Still have questions about supporting your sick little clinger who only settles when held? Here are answers to some common concerns:

Is this just a 4-month sleep regression?

Possibly! Many babies hit fussy phases right around 4, 8 and 12 months when sleep needs change. Illness can accentuate that. Take heart that it will pass!

Will this make sleep training harder?

It might temporarily if bad sleep associations form. But with consistency, compassion and patience helping babies learn to self-soothe again is very possible after sickness passes.

What if nothing seems to work for putting my baby down?

First, talk to your pediatrician to rule out ongoing medical issues making sleep difficult. For short term, do whatever gets everyone the rest they need to heal, whether baby wearing, bed sharing, or shift holding under supervision. Create positive sleep associations slowly over time.

Dealing with Sleep Regressions on Top of Sickness

If your baby happens to hit a developmental sleep regression just as they are getting sick, it can be doubly exhausting. Sleep regressions around 4, 8 and 12 months often disrupt sleep progress. On top of illness, this can make getting any rest feel impossible! Survival tips include:

  • Take shifts with a partner, letting each of you get a solid sleep stretch
  • Allow baby to contact nap in a carrier or have some supervised cosleeping for quicker soothing
  • Use rocking/gliding bassinets or swings for sleep support
  • Accept more waking at night but keep bedtime routine consistent
  • Stick with it – regressions only last 1-2 weeks as the baby’s needs transition

Having reasonable expectations and sharing the load makes handling a sleep regression alongside sickness more manageable. This too shall pass!

In Closing

Having a sick, clingy baby who only sleeps when held can be isolating and difficult. But with the right medical care, adjustments, support and self-compassion, this phase will pass. Stay patient, meet the baby’s needs, prioritize health and rest, and accept help wherever possible. You’ve got this! Breathe through the tough moments, lower unrealistic expectations, and believe your baby will sleep happily alone again soon.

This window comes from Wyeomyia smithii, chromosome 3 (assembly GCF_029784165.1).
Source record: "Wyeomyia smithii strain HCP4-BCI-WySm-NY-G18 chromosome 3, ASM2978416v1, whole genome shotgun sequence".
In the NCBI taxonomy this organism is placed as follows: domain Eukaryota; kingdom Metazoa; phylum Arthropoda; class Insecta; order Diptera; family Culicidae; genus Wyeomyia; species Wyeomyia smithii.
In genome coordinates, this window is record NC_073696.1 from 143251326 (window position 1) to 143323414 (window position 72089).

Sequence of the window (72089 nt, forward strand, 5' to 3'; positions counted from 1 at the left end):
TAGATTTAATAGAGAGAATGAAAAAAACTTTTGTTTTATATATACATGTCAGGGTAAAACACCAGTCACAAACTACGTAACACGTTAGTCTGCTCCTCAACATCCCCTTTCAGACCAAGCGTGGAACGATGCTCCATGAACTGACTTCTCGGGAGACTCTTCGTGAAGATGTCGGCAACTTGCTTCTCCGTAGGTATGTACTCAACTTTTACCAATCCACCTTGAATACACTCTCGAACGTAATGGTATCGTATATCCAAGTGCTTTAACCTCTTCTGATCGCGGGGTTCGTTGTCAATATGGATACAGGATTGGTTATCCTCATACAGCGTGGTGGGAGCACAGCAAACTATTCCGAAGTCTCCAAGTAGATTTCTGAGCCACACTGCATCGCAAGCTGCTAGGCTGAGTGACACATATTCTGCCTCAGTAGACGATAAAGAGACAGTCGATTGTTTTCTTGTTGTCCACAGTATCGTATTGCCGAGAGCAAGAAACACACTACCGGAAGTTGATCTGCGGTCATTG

FAQ – Sick Baby Only Sleeps When Held

Why does my sick baby only want to sleep while being held?

There are a few reasons why sick babies find comfort sleeping in their parents’ arms. The warmth, touch, upright position, and familiar heartbeat all provide relief when they are not feeling well. Illnesses also make babies more uncomfortable lying flat, so they resist the crib.

What if I fall asleep accidentally while holding my sick baby?

Can letting my sick baby sleep while held create bad habits?

When should I call the doctor about my clingy, sick baby’s sleep issues?

Any tips for preventing sickness and sleep problems in the future?

Sick Baby Only Sleeps When Held 2
Sick Baby Only Sleeps When Held: A Common Problem with Simple Solutions. Image Credit: Canva
Leave a Reply

Your email address will not be published. Required fields are marked *

Free Worldwide shipping

On all orders

Easy 30 days returns

30 days money back guarantee

International Warranty

Offered in the country of usage

100% Secure Checkout

PayPal / MasterCard / Visa